Caribbean

Lady’t Bee: new bulbous bows

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Who:               Malou & Dominique

Where:            West Indies

Boat:               A transformed Leopard 474 PC

Blog:               www.voyagedenzo.com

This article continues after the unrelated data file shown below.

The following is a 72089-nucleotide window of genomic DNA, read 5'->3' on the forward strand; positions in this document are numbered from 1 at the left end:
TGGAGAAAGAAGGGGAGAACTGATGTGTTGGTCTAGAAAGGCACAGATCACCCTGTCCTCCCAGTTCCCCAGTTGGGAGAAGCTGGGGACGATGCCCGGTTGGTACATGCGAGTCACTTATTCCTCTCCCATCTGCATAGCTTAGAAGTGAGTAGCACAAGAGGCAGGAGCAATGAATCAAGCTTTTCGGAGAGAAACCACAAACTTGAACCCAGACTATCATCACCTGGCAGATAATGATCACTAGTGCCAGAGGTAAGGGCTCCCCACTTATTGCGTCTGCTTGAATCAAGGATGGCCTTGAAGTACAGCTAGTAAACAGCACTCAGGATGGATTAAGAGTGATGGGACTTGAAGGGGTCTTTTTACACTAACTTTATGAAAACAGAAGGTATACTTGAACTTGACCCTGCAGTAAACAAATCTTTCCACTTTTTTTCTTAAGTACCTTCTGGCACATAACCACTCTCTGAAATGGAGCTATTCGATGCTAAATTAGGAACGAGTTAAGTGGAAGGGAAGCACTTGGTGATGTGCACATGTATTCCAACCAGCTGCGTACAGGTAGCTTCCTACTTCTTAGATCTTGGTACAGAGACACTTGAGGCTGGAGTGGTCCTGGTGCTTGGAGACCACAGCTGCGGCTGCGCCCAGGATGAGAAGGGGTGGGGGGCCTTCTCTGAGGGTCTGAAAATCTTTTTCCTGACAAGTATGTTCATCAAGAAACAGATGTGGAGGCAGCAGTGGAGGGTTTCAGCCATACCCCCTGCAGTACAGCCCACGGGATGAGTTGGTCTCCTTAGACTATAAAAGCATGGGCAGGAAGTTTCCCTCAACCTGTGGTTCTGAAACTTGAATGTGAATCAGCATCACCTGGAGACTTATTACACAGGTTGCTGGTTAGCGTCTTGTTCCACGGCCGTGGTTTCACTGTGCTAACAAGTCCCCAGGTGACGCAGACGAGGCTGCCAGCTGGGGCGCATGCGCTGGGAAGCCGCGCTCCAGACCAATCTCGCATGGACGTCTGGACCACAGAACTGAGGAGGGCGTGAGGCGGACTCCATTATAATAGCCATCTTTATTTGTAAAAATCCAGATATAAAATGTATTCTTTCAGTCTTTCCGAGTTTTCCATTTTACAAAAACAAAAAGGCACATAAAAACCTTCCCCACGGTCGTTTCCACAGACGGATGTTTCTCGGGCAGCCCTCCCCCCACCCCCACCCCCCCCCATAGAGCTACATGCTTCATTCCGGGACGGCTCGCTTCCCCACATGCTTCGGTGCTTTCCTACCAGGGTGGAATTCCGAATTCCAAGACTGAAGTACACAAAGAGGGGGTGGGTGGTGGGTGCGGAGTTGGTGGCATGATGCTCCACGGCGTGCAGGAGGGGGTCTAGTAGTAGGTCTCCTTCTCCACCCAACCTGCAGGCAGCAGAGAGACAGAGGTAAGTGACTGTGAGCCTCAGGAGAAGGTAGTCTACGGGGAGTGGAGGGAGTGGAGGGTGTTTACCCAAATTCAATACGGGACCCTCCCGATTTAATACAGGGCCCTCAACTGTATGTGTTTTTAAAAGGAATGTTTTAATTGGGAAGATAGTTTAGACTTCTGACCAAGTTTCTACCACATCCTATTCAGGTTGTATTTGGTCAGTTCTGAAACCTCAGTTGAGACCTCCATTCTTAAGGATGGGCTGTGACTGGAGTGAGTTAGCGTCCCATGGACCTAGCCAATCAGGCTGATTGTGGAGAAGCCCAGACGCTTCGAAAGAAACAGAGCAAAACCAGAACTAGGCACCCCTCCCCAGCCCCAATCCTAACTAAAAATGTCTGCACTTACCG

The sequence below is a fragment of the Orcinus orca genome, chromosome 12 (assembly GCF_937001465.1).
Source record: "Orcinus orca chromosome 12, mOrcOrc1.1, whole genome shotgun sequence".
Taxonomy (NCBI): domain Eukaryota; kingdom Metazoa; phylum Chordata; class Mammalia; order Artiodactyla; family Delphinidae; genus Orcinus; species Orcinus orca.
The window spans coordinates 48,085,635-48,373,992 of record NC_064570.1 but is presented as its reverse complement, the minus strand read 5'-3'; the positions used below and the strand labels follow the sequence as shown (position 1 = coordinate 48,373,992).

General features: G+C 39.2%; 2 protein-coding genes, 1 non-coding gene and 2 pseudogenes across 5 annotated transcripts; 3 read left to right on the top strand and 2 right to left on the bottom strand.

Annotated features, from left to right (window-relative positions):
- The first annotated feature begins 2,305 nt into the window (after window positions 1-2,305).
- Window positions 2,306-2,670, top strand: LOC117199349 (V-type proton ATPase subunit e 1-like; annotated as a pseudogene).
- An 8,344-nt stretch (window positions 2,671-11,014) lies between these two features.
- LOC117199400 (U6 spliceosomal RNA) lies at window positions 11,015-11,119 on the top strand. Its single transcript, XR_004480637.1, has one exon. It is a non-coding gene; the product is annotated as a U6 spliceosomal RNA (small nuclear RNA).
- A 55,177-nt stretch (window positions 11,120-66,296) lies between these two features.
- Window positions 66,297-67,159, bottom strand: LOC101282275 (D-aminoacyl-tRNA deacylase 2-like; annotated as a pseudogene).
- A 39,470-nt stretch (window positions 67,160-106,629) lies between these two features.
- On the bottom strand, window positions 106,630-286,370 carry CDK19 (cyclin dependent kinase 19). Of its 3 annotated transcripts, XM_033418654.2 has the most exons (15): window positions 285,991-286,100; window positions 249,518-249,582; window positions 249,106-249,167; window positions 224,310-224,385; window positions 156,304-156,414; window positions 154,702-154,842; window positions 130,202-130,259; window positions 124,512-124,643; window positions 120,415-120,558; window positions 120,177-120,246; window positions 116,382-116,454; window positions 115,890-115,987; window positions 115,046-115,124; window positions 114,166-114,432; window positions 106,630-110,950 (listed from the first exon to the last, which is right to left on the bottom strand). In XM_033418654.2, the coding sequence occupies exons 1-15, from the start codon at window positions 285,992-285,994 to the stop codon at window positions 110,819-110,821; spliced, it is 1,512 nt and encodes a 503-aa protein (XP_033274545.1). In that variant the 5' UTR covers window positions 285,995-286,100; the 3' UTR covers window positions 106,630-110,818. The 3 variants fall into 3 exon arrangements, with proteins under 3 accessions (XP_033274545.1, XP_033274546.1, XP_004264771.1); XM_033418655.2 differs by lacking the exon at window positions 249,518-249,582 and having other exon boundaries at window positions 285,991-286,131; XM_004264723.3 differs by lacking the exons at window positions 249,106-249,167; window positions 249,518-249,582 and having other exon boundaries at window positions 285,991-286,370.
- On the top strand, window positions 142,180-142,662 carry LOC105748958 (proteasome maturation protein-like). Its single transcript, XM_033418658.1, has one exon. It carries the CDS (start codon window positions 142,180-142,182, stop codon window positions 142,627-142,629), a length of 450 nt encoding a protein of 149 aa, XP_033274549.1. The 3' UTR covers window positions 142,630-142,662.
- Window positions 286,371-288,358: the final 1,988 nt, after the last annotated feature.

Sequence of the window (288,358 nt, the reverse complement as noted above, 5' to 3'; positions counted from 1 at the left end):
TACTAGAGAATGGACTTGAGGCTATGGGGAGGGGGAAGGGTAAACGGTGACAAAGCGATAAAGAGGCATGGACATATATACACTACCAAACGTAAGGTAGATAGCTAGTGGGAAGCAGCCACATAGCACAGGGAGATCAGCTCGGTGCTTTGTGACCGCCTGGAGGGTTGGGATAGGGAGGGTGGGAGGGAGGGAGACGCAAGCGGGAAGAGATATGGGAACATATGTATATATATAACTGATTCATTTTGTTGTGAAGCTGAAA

A good part of the maritime passenger transport out of Pointe-à-Pitre is on board fast catamarans which sail around the arc of West Indian islands at speeds of up to 30 knots. These ships are fitted with stabilizers which are designed to limit pitching. These comprise small ram-activated fins and are situated in the bows. When we bought Lady’t Bee, we would never, given the financial constraints, have imagined that our ex-Leopard could be equipped with such a system. However, pitching is definitely an annoying issue and can compromise our comfort at sea, particularly when sailing against the waves. The bow width at the waterline is very narrow, to minimize resistance to the boat’s advance. As it is necessary to have the correct weight distribution to avoid burying the bows, the shipyard has placed a large amount of volume in the higher parts (in other words the deck). As for the stern, it’s a different scenario. Modern hulls have aft sections which can carry a lot of weight. They “stick” to the water without any exaggerated up or down movement. Because of this, in rough seas you end up with the same cycle repeating itself: a wave pushes the back of the boat upwards. As the bow doesn’t have much volume, it drops deep into the water until it hits the larger volume which is situated higher up. Given the pressure, the boat then bobs out like a cork, leading to the longitudinal up and down that we call pitching, and which tends to get into a ...

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